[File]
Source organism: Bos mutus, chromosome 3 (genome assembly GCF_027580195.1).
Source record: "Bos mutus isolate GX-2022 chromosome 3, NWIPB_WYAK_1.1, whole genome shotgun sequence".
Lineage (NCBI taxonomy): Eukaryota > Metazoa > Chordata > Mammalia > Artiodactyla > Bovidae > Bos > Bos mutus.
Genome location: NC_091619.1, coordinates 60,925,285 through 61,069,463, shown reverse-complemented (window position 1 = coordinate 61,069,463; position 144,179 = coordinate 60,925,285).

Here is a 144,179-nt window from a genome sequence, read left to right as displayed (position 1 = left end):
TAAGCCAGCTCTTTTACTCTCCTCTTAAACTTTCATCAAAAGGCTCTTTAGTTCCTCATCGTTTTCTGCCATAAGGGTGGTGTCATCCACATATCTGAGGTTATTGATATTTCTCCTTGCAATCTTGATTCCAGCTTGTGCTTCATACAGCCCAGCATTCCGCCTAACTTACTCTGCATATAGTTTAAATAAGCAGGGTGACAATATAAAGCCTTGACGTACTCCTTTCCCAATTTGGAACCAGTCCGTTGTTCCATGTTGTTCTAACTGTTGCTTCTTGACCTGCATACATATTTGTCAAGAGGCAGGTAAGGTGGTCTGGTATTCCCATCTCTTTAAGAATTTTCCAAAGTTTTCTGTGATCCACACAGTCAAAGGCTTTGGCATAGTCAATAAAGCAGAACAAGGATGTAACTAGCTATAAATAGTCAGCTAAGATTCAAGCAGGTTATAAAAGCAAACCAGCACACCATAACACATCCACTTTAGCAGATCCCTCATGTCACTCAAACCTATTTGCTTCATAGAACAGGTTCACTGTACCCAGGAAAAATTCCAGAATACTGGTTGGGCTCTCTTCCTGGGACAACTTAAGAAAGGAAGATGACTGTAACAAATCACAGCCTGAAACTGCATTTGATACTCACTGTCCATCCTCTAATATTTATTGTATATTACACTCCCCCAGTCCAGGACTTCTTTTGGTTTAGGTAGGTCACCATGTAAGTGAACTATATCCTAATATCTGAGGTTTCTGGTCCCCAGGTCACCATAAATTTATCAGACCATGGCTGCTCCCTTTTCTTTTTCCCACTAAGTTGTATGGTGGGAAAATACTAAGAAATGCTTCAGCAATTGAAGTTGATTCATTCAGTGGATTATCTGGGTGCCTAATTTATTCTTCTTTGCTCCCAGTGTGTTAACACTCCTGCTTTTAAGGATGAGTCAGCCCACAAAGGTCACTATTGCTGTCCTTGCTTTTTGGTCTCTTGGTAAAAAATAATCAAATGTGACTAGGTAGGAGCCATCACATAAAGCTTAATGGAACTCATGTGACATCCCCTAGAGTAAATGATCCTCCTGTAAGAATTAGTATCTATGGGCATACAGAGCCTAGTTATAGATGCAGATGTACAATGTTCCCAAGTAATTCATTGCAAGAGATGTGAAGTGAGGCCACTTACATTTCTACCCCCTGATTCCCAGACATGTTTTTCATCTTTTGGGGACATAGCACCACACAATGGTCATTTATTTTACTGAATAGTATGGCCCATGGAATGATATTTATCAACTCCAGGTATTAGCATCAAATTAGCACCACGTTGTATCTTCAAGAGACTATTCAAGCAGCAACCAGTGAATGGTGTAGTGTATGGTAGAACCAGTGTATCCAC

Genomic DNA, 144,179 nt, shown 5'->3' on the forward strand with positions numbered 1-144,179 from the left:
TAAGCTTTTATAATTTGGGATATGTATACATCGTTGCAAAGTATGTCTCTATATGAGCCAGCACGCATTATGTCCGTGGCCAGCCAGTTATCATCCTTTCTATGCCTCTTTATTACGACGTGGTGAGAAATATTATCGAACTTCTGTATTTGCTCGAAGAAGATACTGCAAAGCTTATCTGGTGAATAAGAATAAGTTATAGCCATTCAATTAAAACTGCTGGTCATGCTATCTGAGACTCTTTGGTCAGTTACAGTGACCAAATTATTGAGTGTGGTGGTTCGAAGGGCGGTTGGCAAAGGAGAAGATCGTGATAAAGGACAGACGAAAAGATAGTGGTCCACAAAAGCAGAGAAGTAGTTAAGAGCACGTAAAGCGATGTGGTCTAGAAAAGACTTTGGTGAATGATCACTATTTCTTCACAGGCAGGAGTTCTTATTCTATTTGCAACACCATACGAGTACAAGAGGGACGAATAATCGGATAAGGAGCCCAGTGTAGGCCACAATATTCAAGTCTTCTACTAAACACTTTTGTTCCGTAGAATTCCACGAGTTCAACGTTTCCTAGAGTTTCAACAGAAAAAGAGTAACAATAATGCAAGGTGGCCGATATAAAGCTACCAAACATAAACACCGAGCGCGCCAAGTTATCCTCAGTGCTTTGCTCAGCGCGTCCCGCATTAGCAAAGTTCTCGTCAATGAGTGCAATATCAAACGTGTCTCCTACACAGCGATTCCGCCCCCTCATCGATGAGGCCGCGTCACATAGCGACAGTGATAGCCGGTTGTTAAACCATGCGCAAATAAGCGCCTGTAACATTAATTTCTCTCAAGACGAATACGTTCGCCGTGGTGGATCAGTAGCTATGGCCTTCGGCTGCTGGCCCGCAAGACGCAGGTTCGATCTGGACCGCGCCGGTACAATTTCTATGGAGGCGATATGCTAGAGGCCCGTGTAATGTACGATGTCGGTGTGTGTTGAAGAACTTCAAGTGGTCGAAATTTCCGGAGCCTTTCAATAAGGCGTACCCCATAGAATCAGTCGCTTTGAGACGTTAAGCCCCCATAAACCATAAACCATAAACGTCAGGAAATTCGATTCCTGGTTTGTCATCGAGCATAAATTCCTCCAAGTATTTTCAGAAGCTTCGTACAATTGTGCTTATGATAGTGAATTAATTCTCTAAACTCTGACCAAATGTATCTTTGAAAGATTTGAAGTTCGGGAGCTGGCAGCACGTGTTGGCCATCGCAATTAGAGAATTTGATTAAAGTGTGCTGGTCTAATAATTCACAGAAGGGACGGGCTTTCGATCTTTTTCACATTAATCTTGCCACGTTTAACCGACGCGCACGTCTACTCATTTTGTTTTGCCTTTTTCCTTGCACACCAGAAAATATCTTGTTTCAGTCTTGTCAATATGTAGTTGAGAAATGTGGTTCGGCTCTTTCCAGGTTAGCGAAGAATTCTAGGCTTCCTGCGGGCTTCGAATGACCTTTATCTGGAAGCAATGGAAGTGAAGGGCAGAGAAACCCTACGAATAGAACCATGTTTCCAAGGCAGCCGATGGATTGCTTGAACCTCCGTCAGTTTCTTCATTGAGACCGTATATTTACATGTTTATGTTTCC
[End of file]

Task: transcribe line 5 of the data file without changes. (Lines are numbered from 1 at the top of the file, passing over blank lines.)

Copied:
Here is a 144,179-nt window from a genome sequence, read left to right as displayed (position 1 = left end):